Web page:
The primary goal of radioiodine therapy in cases of benign thyroid autonomies is to switch off the autonomous thyroid tisse . The I-131 activity administered as part of the therapy is calculated according to the target dose using the Marinelli formula , in which the target volume, the maximum thyroidal iodine uptake and the effective half-life are taken into account. The last two parameters are determined during the pretherapeutic iodine uptake test. For determination of the target volume and the thyroid autonomy type, responsible for the target dose, a diagnostic Tc-99m-O4- scintigraphy and thyroid sonography are essential. As part of the RIT, a planar thyroid and whole-body scan are performed to determine the target dose achieved.
In the case of comparable metabolic state and either no or identical thyroid medication, it is anticipated that, the pretherapeutic Tc-99m-O4 - and the intratherapeutic I-131 scintigrams display mostly similar radiopharmaceutical distributions ; nevertheless, it is not unusual to find discrepancies between the scheduled target dose and the target dose achieved . Differences are also known in the nuclide distributions in the intratherapeutic I-131 scintigraphy compared to the pretherapeutic Tc-99m-O4 - scintigraphy [1,5-7].
To the best of our knowledge, there is no method or program described in literature for parametric calculation and presentation of the differences between Tc-99m-O4 - and I-131 scintigraphy quantitatively using subtraction analysis of the scintigraphies (I-131 minus Tc-99m-O4-). This would enable a more individualized diagnosis and thus more definite indications, and ultimately more accurate activity calculations since, for example, the target doses differ for different types of thyroid autonomy.
The aim of this study is to provide a new method for the first time to analyze the differences in radionuclide distributions in the different scintigraphies using substraction analysis and to provide the results as three-dimensional parametric images. Possible conclusions are discussed for an optimal, individualized diagnosis and activity of radioiodine therapy for practical application to achieve better clinical results.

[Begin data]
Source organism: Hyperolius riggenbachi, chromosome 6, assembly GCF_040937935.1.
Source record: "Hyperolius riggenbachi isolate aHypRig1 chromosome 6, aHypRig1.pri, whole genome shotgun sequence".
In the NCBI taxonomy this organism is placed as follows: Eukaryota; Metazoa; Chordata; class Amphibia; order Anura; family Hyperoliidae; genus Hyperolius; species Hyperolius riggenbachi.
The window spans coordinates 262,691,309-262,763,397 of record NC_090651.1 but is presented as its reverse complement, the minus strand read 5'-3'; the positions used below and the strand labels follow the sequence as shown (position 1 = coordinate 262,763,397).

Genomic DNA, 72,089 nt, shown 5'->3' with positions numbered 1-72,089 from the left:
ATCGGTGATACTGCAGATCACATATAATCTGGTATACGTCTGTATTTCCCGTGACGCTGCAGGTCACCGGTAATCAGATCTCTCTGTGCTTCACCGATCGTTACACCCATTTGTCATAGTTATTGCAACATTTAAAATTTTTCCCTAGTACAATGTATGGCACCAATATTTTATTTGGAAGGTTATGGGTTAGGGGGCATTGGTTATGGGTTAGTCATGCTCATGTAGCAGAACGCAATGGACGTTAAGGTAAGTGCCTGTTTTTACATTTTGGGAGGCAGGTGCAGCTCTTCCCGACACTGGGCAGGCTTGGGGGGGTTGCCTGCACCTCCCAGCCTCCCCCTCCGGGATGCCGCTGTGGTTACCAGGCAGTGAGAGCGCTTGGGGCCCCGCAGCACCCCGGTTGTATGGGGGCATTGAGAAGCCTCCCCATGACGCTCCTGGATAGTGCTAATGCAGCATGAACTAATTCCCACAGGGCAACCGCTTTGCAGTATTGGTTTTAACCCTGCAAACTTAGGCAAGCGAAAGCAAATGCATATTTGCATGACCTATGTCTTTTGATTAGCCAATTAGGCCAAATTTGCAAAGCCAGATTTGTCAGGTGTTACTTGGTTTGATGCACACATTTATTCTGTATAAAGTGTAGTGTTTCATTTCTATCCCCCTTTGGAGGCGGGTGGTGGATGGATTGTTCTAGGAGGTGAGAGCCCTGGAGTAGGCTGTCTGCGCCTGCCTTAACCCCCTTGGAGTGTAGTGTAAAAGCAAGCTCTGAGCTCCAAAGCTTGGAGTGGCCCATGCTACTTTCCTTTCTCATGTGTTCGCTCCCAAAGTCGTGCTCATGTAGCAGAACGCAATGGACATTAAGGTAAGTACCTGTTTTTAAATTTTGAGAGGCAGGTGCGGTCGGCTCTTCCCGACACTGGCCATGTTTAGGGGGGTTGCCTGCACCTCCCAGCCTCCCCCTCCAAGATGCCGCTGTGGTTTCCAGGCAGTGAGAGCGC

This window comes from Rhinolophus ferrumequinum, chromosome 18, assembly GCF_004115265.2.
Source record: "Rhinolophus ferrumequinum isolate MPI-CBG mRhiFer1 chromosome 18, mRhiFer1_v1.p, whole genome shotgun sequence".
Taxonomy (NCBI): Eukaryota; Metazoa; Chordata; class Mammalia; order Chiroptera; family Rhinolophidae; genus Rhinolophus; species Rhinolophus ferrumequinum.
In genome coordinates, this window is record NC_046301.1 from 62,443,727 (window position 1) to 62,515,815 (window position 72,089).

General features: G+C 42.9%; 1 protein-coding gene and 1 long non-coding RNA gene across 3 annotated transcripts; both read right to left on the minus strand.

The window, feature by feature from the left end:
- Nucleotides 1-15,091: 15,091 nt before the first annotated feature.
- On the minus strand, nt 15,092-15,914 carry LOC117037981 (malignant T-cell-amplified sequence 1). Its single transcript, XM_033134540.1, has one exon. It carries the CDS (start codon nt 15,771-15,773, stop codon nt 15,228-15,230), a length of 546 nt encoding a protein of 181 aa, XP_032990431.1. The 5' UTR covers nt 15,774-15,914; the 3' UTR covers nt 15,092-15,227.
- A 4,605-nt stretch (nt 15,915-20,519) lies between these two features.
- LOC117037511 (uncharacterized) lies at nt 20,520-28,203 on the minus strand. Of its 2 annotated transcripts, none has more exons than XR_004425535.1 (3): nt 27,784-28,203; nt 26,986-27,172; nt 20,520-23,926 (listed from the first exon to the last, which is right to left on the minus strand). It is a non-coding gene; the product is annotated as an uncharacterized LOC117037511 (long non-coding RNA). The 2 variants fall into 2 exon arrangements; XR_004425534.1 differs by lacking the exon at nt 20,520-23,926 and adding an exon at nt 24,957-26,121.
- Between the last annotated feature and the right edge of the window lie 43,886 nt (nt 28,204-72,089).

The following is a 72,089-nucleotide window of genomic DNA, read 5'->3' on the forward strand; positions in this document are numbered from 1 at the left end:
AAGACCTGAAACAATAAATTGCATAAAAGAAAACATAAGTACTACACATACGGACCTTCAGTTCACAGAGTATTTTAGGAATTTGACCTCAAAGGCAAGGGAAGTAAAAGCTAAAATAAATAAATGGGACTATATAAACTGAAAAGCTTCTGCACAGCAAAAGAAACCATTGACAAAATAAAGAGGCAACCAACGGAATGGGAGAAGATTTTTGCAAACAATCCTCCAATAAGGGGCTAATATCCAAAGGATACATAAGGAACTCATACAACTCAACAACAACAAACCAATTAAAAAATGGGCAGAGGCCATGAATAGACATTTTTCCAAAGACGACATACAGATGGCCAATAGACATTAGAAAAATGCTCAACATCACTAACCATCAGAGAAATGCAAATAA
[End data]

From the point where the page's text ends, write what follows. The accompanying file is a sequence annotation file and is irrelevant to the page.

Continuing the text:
Data and scintigraphies with Tc-99m-O4 - and I-131 from 38 patients (20 women and 18 men) aged between 37–94 years (66.5±17.2 and 64.6±8.9 years) with functionally relevant thyroidal autonomies (18 unifocal, 15 multifocal and 5 disseminated) were analysed. Inclusion criteria for the selection of patients for this study were a decreased TSH level (<0.27 μIU/ml) and the absence of medication affecting the thyroid both at the time of the pretherapeutic diagnostic tests and during the therapy. Due to an endogenously suppressed TSH level, this corresponded to hyperthyroidism. The time difference between acquiring the pretherapeutic Tc-99m-O4 - scintigraphies and the intratherapeutic I-131 scintigraphies during the RIT was 28 days maximum in all patients. In addition to further diagnostic procedures like ultrasound and hormone analyses of the thyroid, a pretherapeutic thyroid scintigraphy was performed with a maximum of 75 MBq Tc-99m-O4 - (Mallinckrodt, Petten, Netherlands) to image the function of the thyroid. In compliance with the guidelines, approximately 20 minutes p.i., a static thyroid planar scintigraphy was acquired over 5 to 10 minutes using a single-head gamma camera (Diacam, Siemens, Erlangen, Germany) with a low-energy high resolution (LEHR) parallel hole collimator. The images were acquired using a 128×128 matrix and stored, the Tc-99m-O4 - uptake determined, and the scintigraphies visually analysed.
With the support of laboratory results, ultrasound scan and clinical symptoms, he indication for RIT was established with the aid of the Tc-99m-O4 - scintigraphy and the individual therapy activity determined according to the Marinelli formula using the radioiodine uptake test . The calculated and then administered activity was between 400 and 2000 MBq I-131 (Mallinckrodt, Petten, Netherlands). I-131 was administered orally in capsule form. The hospitalization of the patient in this study was between two to a maximum of 15 days (mean 5.5 days). Prior to discharge, a static planar thyroid I-131-scintigraphy was acquired in a 256x256 matrix using a dual-head camera (E-Cam 180, Siemens AG, Erlangen, Germany) with a high-energy (HE) parallel hole collimator over 5 to 10 minutes as well as a compulsory planar whole-body scan.
Analysis and processing of the scintigraphies